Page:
After 30 years trying to open up the huge tunnel complex beneath central Auckland's Albert Park, Bill Reid may finally be getting near his pot of gold.
Mr Reid and his two subterranean-loving associates have made a bid to a private finance consortium seeking tens of millions of dollars to fund a project they believe would be one of Auckland's greatest assets.
If all goes to plan, the tunnels would include a cycleway from the city to Parnell, a glow worm cave, blackwater rafting, a troll's lair, shops, cafes and underground bars.
Mr Reid and his two business partners want to excavate a labyrinth of tunnels - the main one being a 660m stretch running from Victoria St to Beach Rd.
It would become a cycle and walkway providing quick access from the CBD to Parnell, with dozens of smaller side tunnels offering opportunities for retail, hospitality and quirky tourist attractions.
The tunnels would also have two elevators providing access - one from Princes St near the university, the other from Symonds St.
Auckland Council has, in principle, unanimously backed the plan and now what's needed is a concrete business case - as well as money.
On that front, Mr Reid made a pitch to a wealthy funding consortium on last Tuesday and he hopes they see the same business opportunities that he does in the project.
"I was in discussions with a major banking source for the full funding of the whole project - not just the resource consent," he said.
When Japan entered the Second World War in 1941, more than 100 men began cutting through the sandstone and volcanic rock beneath central Auckland.
With just picks, shovels and hand-carts, in just three months they dug a 3.5 kilometre network of tunnels capable of sheltering over 20,000 from the bombs that were feared would fall over the city.
The air raids never came and in 1946 the tunnels were sealed off by 8.8 million clay bricks.
The incredible feat of engineering - and hard-graft - was lost, seemingly forever.
But after a 30-year quest to see the tunnels opened to the people of Auckland, Mr Reid feels he may be close to realising his dream.
"All I am offering is something that was hidden, sealed on the 28th of February 1946, never to be seen again, and it's been a very, very expensive exercise for me to get to where we are now."
Nicolas Reid - no relation - is one of Bill Reid's partners in their Subterranean City company,
He said the project would cost between $19 million - enough to get the tunnels open to the public to a basic standard - and $100 million which would get things like blackwater rafting into the centre of Auckland.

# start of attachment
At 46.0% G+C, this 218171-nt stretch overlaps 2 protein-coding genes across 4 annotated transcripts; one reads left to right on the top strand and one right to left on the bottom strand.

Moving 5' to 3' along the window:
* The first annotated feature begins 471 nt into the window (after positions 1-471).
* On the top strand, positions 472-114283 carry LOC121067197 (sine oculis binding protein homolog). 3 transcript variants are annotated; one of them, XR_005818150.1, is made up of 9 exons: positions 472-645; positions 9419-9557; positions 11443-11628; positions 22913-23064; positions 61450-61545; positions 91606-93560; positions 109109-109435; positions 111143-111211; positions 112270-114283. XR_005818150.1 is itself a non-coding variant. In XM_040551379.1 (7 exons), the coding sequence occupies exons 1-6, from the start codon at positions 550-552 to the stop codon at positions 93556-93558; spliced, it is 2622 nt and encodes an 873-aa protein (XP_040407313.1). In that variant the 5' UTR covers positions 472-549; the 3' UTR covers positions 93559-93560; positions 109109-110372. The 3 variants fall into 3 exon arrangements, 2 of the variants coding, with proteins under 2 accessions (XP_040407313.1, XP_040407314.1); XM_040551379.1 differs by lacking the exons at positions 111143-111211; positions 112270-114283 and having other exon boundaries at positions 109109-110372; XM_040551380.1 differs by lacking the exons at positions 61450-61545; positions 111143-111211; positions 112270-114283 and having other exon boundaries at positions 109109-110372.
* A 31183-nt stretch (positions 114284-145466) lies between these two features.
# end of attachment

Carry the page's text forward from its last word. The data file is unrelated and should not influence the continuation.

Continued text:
"The way we have developed the business model... is a privately-funded investment, one that delivers both public infrastructure and privately-operated tourism and retailing spaces, using those commercial revenues to pay back the development," Mr Reid said.
Waitomo Adventures chief executive Nick Andreef is the third partner in the venture. With his experience turning the Waitomo Caves into a world-famous attraction, he's been been put in charge of the 'fun' stuff.
"We believe we can create a world-class glow worm grotto experience in the tunnels. We also think that we can have a blackwater rafting experience.
"Finally, we'd like to have a fantasy experience where everything terrible that you could imagine in a cave actually happens. You've got walls that collapse and rooms that flood - and you've got a three metre animatronic troll that will actually get up and kill you - if you're not careful," he said.
Urban advocate Patrick Reynolds, who's been a long-time supporter of rejuvenating the tunnels, believes the project would be such a hit, there'd be no more need for the Auckland Tourism, Events and Economic Development organisation - and we'd never have to market the city again.
"First of all it's a transport route - it's a fantastic way of killing a hill between the bottom of Parnell and the city centre. And then, in the side tunnels there's all the retail opportunities.
"Waitomo Caves have already expressed absolute enthusiasm for putting their little bugs in there. Then there's all the cave-born businesses like fromageries - cheese caves - and wine cellars."
Auckland Mayor Phil Goff is also keen.
"We're supportive of the concept. It's a private sector, commercial proposal so we expect it to be largely self-funding. But we think it has real potential as something that Aucklanders and people around New Zealand would be interested in, but also as part of our tourist trade."
Bill Reid and his colleagues are now hoping for some good news from the company they've approached for funding, and they'd like nothing more than for the tunnels to open before the 2021 America's Cup.
Mr Reid reckons it'd only take six months to get them cleared of rubble and open to the public.